A Lie Someone Told You About Yourself by Peter Ho Davies: Davies’ minimalist approach – short sections skating over the months and years, wryly pulling out representative moment – crystallizes fatherhood, illuminating its daily heartaches and joys. The tone is just right in this novella, showing both sides of parenthood and voicing things you aren’t allowed to think, or at least not to admit to, starting with abortion, which would-be fathers aren’t expected to have strong feelings about. I loved the rumination on the role that chance plays in a life.

 

The Living Sea of Waking Dreams by Richard Flanagan: Extinction, personal and global, is at the heart of this timely and enchanting story. It starts off as a family drama. Francie, the 86-year-old matriarch, is in a Tasmanian hospital after a brain bleed. Her three middle-aged children can’t bear to let her go. In an Australia blighted by bushfires, species loss mirrors Francie’s physical and mental crumbling. Smartphone addiction threatens meaningful connection. And then characters start to literally disappear, part by part…

 

Mrs Death Misses Death by Salena Godden: Grief Is the Thing with Feathers meets Girl, Woman, Other would be my marketing shorthand for this one. Poet Salena Godden’s debut novel is a fresh and fizzing work, passionate about exposing injustice but also about celebrating simple joys, and in the end it’s wholly life-affirming despite a narrative stuffed full of deaths real and imagined. The novel balances the cosmic and the personal through Wolf’s family story. Unusual, musical, and a real pleasure to read.

 

Early Morning Riser by Katherine Heiny: This tickled my funny bone. A cross between Kitchens of the Great Midwest and Olive Kitteridge, it’s built of five extended episodes, crossing nearly two decades in the lives of Jane and Duncan and lovingly portraying the hangers-on who compose their unusual family constellation in Boyne City, Michigan. All the characters are incorrigible but wonderful. Bad things happen, but there’s a core of love as Heiny explores marriage and parenting. A good-natured book that feels wise and bittersweet.

 

No One Is Talking About This by Patricia Lockwood: This starts as a flippant skewering of modern life. A woman who became a social media star by tweeting quips like “Can a dog be twins?” reflects on life on “the portal” and under “the dictator.” Midway through the book, she gets a wake-up call when her mother summons her back to the Midwest for a family emergency. It’s the about-face that makes this novel, forcing readers to question the value of a digital existence based on glib pretence. Funny, but with an ache behind it.

 

In by Will McPhail: Alternately laugh-out-loud funny and gentle. This debut graphic novel is a spot-on picture of modern life in a generic city. Nick never knows the right thing to say. The bachelor artist’s well-intentioned thoughts remain unvoiced; all he can manage is small talk. That starts to change when he meets Wren, a Black doctor who sees past his pretence. If only he can find the magic words that elicit honesty, he might make real connections with other human beings. A good old-fashioned story, with a wide emotional range.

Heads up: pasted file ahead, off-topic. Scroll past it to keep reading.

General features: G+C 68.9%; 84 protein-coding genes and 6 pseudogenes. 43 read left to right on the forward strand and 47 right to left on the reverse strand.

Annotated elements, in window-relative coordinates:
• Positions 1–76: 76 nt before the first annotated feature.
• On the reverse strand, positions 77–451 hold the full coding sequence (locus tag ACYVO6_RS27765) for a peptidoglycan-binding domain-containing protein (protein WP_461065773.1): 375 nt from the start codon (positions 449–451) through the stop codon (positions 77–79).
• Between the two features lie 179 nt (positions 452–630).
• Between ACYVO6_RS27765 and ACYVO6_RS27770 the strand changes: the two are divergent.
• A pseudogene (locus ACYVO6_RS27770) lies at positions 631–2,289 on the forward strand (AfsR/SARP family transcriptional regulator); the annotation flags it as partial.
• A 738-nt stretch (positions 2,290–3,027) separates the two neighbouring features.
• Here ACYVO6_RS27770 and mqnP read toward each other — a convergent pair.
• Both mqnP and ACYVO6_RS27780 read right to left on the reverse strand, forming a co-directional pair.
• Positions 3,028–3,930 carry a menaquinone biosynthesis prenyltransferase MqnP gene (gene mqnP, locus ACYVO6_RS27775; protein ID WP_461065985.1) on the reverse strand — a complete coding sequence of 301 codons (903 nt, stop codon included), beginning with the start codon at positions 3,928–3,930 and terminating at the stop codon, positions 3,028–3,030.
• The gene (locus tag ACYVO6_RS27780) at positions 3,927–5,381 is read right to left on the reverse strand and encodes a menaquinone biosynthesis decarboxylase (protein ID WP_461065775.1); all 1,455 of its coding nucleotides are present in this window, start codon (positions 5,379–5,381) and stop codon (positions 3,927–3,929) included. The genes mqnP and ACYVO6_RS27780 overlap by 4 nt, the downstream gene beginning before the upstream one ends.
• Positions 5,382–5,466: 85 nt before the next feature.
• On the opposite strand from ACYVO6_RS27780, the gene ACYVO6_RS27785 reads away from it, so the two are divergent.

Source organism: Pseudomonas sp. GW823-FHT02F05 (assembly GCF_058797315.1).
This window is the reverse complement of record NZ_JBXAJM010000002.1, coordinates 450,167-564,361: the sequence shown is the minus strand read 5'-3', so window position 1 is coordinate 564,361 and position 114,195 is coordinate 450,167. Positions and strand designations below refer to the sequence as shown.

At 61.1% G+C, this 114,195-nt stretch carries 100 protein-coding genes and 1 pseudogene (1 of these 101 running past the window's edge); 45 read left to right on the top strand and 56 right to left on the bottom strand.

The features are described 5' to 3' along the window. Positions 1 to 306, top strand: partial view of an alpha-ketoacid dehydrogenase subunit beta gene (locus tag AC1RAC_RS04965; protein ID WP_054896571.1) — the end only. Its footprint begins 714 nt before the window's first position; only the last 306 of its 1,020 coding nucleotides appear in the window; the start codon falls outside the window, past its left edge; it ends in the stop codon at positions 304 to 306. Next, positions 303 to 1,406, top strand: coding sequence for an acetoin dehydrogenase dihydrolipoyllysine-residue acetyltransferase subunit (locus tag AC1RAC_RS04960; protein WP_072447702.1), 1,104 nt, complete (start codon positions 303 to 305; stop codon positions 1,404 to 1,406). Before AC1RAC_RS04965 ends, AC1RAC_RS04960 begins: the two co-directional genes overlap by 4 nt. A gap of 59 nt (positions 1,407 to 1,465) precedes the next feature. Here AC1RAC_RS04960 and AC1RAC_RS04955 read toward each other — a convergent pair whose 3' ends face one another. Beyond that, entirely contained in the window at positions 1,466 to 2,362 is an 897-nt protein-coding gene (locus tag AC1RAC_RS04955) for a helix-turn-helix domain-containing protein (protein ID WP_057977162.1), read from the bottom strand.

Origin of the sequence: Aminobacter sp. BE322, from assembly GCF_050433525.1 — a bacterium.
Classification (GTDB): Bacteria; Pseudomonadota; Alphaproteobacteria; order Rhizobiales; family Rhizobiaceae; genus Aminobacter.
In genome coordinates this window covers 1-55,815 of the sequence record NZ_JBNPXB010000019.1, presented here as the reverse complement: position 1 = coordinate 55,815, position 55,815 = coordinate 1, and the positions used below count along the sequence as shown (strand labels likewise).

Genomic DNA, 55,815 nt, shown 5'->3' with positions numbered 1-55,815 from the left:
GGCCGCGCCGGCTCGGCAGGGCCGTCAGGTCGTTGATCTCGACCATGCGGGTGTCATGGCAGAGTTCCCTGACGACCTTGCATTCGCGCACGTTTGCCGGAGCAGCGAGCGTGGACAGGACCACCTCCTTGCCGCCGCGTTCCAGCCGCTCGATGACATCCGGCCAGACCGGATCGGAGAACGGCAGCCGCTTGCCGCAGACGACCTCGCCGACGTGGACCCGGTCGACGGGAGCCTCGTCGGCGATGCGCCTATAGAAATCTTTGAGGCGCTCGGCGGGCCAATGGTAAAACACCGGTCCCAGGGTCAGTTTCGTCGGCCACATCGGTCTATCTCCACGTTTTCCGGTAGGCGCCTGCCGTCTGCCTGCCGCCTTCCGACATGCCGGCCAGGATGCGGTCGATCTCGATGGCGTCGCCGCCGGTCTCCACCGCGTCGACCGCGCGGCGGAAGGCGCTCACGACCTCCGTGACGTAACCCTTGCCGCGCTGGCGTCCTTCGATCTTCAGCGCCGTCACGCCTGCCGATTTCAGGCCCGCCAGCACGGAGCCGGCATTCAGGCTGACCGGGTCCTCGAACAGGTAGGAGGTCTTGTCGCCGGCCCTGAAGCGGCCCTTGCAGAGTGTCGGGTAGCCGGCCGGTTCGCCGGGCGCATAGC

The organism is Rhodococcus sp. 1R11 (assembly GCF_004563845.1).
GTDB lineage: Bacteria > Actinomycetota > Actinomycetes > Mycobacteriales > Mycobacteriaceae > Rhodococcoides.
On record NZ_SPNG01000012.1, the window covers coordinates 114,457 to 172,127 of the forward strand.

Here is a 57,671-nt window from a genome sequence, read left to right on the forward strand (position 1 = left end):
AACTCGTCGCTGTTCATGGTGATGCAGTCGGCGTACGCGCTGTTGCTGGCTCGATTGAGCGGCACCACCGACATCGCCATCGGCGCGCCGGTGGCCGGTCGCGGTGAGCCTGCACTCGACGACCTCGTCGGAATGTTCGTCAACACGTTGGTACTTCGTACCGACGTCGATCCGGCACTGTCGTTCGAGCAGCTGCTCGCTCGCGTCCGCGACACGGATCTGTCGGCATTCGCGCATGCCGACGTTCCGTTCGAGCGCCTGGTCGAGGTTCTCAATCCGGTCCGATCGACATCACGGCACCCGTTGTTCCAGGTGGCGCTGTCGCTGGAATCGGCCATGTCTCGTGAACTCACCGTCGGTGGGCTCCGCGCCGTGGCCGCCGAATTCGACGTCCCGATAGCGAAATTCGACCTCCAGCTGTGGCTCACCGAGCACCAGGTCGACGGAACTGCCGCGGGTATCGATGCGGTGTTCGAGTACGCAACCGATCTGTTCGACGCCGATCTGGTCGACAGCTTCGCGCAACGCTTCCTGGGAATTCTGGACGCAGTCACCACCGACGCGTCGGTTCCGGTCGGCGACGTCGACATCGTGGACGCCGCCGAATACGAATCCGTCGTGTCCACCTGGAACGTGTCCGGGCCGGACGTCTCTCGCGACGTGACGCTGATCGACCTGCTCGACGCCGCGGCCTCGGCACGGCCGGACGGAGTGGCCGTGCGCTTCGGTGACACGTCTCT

Detransition, Baby by Torrey Peters: A sparkling, sexy comedy with a tender heart beneath the zingers. Peters has set herself up as the Jane Austen of the trans community, tracing the ins and outs of relationships with verve and nuance. For me this was a valuable book simply for normalizing trans sexuality. The themes are universal, after all: figuring out who you are and what the shape of your life will be. I admire when authors don’t pander to readers by making things easy for those who are unfamiliar with a culture. Great lines abound.

 

Brood by Jackie Polzin: Polzin’s debut is a quietly touching story of a woman in the Midwest raising chickens and coming to terms with the shape of her life. The unnamed narrator is Everywoman and no one at the same time. At one point she reveals, with no fanfare, that she miscarried four months into pregnancy in the bathroom of one of the houses she cleans. There is a bittersweet tone to this short work. It’s a low-key, genuine portrait of life in the in-between stages and how it can be affected by fate or by other people’s decisions.

 

 

Nonfiction

The Circling Sky by Neil Ansell: Hoping to reclaim an ancestral connection, Ansell visited the New Forest some 30 times between January 2019 and January 2020, observing the unfolding seasons and the many uncommon and endemic species its miles house. He weaves together his personal story, the shocking history of forced Gypsy relocation into forest compounds starting in the 1920s, and the unfairness of land ownership in Britain. The New Forest is a model of both wildlife-friendly land management and freedom of human access.